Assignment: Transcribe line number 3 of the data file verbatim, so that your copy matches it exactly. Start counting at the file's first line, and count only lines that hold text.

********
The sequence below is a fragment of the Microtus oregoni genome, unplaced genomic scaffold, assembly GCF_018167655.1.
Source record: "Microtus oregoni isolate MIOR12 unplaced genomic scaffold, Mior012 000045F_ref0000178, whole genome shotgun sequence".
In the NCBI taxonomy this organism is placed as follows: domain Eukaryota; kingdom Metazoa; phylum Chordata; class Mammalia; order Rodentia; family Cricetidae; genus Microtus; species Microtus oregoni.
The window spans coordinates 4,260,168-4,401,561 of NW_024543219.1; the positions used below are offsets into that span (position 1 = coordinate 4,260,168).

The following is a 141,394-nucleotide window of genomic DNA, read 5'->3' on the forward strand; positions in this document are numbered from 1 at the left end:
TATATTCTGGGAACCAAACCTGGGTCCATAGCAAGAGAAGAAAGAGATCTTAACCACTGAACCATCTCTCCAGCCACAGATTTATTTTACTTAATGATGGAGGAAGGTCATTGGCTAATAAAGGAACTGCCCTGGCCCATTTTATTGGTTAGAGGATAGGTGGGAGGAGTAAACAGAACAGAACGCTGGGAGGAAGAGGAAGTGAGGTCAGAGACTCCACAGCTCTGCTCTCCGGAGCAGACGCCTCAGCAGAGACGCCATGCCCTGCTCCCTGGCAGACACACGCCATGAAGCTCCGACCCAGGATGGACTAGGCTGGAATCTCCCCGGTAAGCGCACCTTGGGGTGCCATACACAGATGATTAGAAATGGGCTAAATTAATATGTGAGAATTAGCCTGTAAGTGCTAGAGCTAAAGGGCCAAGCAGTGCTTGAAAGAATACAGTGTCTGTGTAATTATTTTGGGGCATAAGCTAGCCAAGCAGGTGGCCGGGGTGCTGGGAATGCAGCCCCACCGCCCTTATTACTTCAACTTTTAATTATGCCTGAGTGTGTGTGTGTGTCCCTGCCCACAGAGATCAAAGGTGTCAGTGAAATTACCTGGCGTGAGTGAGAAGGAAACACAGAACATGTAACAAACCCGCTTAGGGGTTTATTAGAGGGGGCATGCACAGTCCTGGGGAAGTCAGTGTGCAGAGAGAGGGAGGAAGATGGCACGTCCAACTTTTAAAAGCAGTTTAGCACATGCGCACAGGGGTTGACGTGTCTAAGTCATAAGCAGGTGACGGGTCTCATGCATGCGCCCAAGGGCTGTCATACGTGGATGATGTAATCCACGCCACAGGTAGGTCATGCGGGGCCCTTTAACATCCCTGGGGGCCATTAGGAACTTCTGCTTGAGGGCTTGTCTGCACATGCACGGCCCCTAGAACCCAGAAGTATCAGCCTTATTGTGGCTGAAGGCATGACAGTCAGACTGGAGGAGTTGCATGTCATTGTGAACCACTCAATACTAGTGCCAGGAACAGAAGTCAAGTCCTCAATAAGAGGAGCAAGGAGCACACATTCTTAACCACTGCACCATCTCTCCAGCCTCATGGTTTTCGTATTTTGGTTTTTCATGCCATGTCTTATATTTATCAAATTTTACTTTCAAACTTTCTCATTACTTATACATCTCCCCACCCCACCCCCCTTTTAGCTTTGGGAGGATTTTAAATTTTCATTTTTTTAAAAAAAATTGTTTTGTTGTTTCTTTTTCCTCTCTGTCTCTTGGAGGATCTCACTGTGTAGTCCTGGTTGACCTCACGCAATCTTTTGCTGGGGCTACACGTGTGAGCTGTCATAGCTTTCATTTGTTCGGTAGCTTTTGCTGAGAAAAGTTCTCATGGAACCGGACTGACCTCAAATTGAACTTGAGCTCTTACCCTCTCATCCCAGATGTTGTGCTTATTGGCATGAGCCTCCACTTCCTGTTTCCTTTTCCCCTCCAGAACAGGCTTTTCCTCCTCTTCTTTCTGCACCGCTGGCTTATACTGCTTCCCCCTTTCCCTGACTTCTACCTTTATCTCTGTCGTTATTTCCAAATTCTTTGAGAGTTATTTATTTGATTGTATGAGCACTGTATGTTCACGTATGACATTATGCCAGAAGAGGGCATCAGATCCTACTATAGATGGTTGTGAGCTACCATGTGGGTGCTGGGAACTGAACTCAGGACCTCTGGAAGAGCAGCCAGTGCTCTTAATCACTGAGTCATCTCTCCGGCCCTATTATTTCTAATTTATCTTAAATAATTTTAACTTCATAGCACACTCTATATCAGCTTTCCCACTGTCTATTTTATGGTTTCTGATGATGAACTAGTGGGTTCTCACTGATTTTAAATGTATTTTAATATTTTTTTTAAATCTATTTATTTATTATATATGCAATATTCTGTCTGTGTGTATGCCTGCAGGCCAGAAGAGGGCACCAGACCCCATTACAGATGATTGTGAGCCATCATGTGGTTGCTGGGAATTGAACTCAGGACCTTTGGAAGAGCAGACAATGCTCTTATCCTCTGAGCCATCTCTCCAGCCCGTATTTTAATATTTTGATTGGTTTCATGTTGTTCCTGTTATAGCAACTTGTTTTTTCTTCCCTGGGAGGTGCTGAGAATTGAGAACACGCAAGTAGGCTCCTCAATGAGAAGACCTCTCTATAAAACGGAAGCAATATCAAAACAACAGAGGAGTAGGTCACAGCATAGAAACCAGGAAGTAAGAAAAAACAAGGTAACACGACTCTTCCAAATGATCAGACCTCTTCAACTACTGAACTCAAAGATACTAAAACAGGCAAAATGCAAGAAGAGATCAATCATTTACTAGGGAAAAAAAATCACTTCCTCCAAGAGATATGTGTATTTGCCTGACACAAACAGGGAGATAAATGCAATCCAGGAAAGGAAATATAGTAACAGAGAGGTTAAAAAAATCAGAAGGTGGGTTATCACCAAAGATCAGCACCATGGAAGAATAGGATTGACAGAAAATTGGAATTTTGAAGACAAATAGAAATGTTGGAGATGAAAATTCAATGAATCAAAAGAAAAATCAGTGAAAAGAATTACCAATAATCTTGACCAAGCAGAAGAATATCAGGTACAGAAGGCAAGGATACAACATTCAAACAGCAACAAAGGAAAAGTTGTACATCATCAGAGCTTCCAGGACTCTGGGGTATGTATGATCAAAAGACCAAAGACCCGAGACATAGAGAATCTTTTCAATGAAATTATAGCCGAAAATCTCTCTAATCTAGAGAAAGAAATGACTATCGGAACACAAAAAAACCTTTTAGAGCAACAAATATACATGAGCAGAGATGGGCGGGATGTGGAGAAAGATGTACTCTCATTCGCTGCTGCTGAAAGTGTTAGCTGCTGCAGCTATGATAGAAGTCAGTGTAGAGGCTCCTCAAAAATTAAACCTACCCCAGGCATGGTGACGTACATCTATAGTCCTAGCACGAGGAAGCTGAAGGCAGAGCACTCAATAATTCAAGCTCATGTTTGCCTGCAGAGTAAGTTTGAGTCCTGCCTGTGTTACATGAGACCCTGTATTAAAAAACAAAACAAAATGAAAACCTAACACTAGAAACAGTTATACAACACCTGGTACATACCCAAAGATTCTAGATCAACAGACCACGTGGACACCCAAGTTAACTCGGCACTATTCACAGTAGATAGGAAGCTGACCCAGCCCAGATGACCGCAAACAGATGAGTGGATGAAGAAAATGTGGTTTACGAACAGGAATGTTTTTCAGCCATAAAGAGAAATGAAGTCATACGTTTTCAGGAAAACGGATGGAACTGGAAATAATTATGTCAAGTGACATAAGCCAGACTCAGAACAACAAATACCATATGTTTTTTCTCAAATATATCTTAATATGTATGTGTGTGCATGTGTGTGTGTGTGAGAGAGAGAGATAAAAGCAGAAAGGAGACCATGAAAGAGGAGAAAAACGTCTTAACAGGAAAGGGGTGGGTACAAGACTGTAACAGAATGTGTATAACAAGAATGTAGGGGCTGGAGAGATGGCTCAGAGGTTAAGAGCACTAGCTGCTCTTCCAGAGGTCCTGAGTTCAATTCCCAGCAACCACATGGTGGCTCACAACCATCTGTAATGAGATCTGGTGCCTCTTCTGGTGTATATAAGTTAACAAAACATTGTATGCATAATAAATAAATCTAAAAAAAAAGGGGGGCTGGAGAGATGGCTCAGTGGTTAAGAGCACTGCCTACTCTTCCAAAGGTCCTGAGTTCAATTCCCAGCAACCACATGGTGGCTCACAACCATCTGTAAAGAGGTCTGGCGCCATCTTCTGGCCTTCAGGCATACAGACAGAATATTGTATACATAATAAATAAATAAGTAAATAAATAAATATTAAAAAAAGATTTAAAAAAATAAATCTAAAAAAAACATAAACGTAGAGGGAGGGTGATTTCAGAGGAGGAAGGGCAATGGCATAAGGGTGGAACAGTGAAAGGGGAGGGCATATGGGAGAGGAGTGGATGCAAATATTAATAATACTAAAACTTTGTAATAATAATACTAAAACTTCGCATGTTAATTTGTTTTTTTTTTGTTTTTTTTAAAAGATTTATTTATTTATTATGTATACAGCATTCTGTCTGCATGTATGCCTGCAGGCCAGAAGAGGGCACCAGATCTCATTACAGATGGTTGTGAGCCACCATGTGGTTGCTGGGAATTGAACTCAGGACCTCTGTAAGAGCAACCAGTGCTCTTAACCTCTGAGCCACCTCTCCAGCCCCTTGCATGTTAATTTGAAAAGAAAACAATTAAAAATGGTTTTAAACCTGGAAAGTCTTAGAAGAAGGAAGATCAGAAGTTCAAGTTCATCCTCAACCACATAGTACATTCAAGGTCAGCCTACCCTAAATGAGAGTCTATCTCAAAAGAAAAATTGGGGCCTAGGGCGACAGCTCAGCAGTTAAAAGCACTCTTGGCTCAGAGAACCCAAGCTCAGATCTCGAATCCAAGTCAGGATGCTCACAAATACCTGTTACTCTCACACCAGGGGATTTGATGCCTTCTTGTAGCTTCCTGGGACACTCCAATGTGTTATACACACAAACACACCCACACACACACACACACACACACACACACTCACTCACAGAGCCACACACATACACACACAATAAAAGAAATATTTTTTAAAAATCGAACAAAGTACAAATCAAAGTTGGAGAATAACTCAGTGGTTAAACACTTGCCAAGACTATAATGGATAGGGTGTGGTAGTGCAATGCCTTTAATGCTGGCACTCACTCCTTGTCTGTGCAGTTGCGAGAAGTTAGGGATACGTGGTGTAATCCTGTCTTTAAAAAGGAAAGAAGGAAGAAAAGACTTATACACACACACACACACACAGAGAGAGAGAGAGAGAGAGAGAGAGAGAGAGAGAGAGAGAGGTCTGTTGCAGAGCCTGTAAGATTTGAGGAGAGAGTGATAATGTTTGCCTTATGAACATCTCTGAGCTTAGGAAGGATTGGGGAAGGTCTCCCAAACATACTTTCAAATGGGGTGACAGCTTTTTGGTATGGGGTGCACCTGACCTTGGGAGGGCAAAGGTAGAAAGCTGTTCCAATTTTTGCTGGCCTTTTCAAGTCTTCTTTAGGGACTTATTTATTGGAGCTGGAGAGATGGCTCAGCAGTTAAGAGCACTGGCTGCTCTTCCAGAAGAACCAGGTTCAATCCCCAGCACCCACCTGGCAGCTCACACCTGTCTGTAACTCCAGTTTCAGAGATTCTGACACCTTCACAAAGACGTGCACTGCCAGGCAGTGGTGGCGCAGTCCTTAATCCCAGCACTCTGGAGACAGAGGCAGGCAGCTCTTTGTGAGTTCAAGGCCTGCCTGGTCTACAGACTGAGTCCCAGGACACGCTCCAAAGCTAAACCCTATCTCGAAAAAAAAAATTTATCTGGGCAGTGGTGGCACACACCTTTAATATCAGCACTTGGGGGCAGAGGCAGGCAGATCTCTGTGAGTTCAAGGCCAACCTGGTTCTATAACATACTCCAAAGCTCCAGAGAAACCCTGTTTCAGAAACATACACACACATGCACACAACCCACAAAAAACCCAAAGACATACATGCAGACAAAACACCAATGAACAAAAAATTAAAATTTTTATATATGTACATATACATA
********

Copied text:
In the NCBI taxonomy this organism is placed as follows: domain Eukaryota; kingdom Metazoa; phylum Chordata; class Mammalia; order Rodentia; family Cricetidae; genus Microtus; species Microtus oregoni.